Jennifer Wathall is an educational consultant in mathematics who has been helping revise the curriculum at ISB. She led a workshop explaining this process and modern math principles during ISB's education series for parents in March. ISB has been working hard to make sure parents, many of whom would have experienced old-style math teaching as students themselves, understand the changes. The new math program is also set be a hot topic during a round of coffee mornings with the Head of School and divisional principals this week.

With regards to the curriculum changes, Wathall expresses how important interconnectivity is. "In a concept-based model, we encourage topics to be combined because mathematics is interconnected," Wathall says. "Algebra should go with Geometry rather than learning a year of each separately."

According to both Poulsen and Wathall, although this isn't a huge change in the curriculum, it's an important one.

"It's just rearranging things; it's not that the teaching beforehand was traditional. The teaching I think has always been very high-quality at ISB in terms of teaching the conceptual understanding," Wathall says. "[The change is about] showcasing the interconnections of mathematics and reorganizing those topics so that the students are exposed to [different] mathematical areas throughout the year."

"This is an approach that the teachers were already on board with; it's just that we're deepening our understanding and sharing learning engagements," according to Poulsen. "This isn't a textbook heavy approach, we're pulling from many different places."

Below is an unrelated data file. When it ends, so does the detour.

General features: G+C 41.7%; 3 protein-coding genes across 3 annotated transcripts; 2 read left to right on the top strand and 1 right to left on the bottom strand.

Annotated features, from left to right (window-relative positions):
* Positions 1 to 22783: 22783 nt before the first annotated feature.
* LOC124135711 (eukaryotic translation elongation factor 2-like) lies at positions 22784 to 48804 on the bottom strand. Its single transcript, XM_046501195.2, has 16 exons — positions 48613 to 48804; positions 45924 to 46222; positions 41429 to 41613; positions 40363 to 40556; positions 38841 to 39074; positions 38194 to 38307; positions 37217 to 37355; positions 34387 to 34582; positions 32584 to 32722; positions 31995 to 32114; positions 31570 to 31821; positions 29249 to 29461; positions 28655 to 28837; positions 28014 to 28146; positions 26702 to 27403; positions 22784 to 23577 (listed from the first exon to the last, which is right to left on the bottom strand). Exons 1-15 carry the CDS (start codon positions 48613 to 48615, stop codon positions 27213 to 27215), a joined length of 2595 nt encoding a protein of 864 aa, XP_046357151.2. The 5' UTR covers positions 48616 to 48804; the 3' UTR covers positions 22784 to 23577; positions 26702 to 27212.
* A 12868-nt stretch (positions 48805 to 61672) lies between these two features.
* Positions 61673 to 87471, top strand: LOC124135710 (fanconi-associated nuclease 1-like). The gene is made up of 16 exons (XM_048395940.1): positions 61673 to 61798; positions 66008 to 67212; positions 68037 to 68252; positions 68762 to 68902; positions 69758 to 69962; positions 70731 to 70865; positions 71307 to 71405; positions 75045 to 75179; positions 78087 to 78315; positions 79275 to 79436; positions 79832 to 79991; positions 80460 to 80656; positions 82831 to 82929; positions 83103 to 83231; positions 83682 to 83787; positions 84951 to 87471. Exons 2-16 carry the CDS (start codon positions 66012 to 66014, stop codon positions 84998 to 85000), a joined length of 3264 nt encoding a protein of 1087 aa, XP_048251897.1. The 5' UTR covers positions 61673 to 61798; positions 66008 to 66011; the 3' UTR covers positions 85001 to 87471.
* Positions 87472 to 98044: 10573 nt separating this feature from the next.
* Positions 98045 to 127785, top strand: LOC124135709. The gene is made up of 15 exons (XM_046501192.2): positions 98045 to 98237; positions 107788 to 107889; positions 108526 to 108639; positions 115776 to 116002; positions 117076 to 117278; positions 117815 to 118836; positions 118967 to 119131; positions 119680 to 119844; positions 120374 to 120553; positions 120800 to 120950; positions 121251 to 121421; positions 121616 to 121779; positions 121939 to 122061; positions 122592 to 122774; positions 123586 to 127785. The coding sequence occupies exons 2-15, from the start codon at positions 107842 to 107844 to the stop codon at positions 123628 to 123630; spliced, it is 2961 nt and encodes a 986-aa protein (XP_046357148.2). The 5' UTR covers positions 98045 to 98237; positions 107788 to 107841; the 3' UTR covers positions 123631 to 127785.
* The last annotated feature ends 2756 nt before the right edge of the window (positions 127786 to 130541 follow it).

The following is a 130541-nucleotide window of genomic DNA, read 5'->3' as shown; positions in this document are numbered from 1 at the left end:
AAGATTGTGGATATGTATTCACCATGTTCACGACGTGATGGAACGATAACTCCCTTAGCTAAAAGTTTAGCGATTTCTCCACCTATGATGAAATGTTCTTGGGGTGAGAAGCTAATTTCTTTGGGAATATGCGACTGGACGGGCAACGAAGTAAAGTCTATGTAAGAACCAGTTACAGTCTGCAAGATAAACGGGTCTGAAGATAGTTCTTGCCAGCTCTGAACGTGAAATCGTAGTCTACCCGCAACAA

Integrated math Jennifer Wathall with Patrick Hurworth

Math learning expert Jennifer Wathall with Head of School Patrick Hurworth

ISB parents have proved very open to the curriculum changes.

"The session with parents was wonderful," Wathall says. "It was very well received by parents; they were very encouraged and could see there's going to be a natural progression towards an integrated mathematics curriculum if we want to help students deeply understand the connections between mathematics within the topics."

When Wathall speaks to parents about integrated math and concept-based mathematics, there are a few "ahah!" moments.

Firstly, it's with the use of scientific research.

"It's been found that the students that don't perform well on PISA results [a triennial international survey which aims to evaluate education systems worldwide] actually are the memorizers and the lower order-thinking types of students," Wathall says. "Evidence shows that students who do well on PISA really see mathematics as interconnected and conceptual ideas, rather than just algorithms.

"I think it's important for parents to see the evidence and see the research and then normally they are more convinced."

And then she uses examples.

With regards to High School students, she focuses on trigonometry.

"I had a grade 9 class and they came in and I asked them, 'Have you heard of similar right angle triangles and looked at corresponding ratios within the similar right angle triangles?' and they said, 'I have no idea what you're talking about.'"

She then poses her question in a different way.

"As soon as I say, 'SIN COS TAN, you might have heard of this?' they instantly knew what I was talking about and brought out their calculators and pointed to the proper equation.

"They had no idea that those ratios are about similar right angle triangles and ratios of corresponding sides."

And this, according to both Wathall and Poulsen, is why teaching integrated mathematics pathways is important.

"We are trying to inspire that lifelong learning attitude, a thirst for knowledge and a sense of curiosity to want to inquire into these questions and to be critical thinkers and to engage their intellect," says Wathall.